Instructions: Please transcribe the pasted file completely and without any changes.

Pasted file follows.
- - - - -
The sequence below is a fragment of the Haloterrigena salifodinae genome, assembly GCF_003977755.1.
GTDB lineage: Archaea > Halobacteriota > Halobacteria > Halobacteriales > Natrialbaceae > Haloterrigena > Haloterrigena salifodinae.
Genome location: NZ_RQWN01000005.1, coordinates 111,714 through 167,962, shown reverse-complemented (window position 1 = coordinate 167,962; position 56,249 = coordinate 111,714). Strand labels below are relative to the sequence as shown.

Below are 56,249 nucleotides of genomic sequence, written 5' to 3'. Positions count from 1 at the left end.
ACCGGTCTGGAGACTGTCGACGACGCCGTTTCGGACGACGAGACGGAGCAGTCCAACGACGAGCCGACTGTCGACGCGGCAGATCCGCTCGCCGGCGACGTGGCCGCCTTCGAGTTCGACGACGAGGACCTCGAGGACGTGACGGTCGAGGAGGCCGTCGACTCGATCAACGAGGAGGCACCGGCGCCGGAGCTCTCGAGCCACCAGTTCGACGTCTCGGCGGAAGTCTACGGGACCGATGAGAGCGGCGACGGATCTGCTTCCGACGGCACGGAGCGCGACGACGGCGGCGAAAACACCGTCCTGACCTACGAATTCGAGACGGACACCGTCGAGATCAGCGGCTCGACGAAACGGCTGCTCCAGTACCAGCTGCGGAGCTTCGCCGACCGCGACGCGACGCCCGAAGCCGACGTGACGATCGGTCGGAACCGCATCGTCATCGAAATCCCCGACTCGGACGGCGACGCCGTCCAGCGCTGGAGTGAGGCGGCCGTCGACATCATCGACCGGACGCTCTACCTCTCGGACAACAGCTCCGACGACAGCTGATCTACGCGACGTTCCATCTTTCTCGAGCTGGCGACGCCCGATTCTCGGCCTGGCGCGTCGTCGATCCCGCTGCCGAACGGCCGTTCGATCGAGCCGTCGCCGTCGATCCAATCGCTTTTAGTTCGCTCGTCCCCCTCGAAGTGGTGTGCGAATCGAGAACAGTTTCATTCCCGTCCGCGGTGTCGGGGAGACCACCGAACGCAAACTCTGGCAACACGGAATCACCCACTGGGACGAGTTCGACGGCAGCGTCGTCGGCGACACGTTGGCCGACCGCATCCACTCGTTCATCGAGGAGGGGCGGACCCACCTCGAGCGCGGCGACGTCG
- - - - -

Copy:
The sequence below is a fragment of the Haloterrigena salifodinae genome, assembly GCF_003977755.1.
GTDB lineage: Archaea > Halobacteriota > Halobacteria > Halobacteriales > Natrialbaceae > Haloterrigena > Haloterrigena salifodinae.
Genome location: NZ_RQWN01000005.1, coordinates 111,714 through 167,962, shown reverse-complemented (window position 1 = coordinate 167,962; position 56,249 = coordinate 111,714). Strand labels below are relative to the sequence as shown.

Below are 56,249 nucleotides of genomic sequence, written 5' to 3'. Positions count from 1 at the left end.
ACCGGTCTGGAGACTGTCGACGACGCCGTTTCGGACGACGAGACGGAGCAGTCCAACGACGAGCCGACTGTCGACGCGGCAGATCCGCTCGCCGGCGACGTGGCCGCCTTCGAGTTCGACGACGAGGACCTCGAGGACGTGACGGTCGAGGAGGCCGTCGACTCGATCAACGAGGAGGCACCGGCGCCGGAGCTCTCGAGCCACCAGTTCGACGTCTCGGCGGAAGTCTACGGGACCGATGAGAGCGGCGACGGATCTGCTTCCGACGGCACGGAGCGCGACGACGGCGGCGAAAACACCGTCCTGACCTACGAATTCGAGACGGACACCGTCGAGATCAGCGGCTCGACGAAACGGCTGCTCCAGTACCAGCTGCGGAGCTTCGCCGACCGCGACGCGACGCCCGAAGCCGACGTGACGATCGGTCGGAACCGCATCGTCATCGAAATCCCCGACTCGGACGGCGACGCCGTCCAGCGCTGGAGTGAGGCGGCCGTCGACATCATCGACCGGACGCTCTACCTCTCGGACAACAGCTCCGACGACAGCTGATCTACGCGACGTTCCATCTTTCTCGAGCTGGCGACGCCCGATTCTCGGCCTGGCGCGTCGTCGATCCCGCTGCCGAACGGCCGTTCGATCGAGCCGTCGCCGTCGATCCAATCGCTTTTAGTTCGCTCGTCCCCCTCGAAGTGGTGTGCGAATCGAGAACAGTTTCATTCCCGTCCGCGGTGTCGGGGAGACCACCGAACGCAAACTCTGGCAACACGGAATCACCCACTGGGACGAGTTCGACGGCAGCGTCGTCGGCGACACGTTGGCCGACCGCATCCACTCGTTCATCGAGGAGGGGCGGACCCACCTCGAGCGCGGCGACGTCG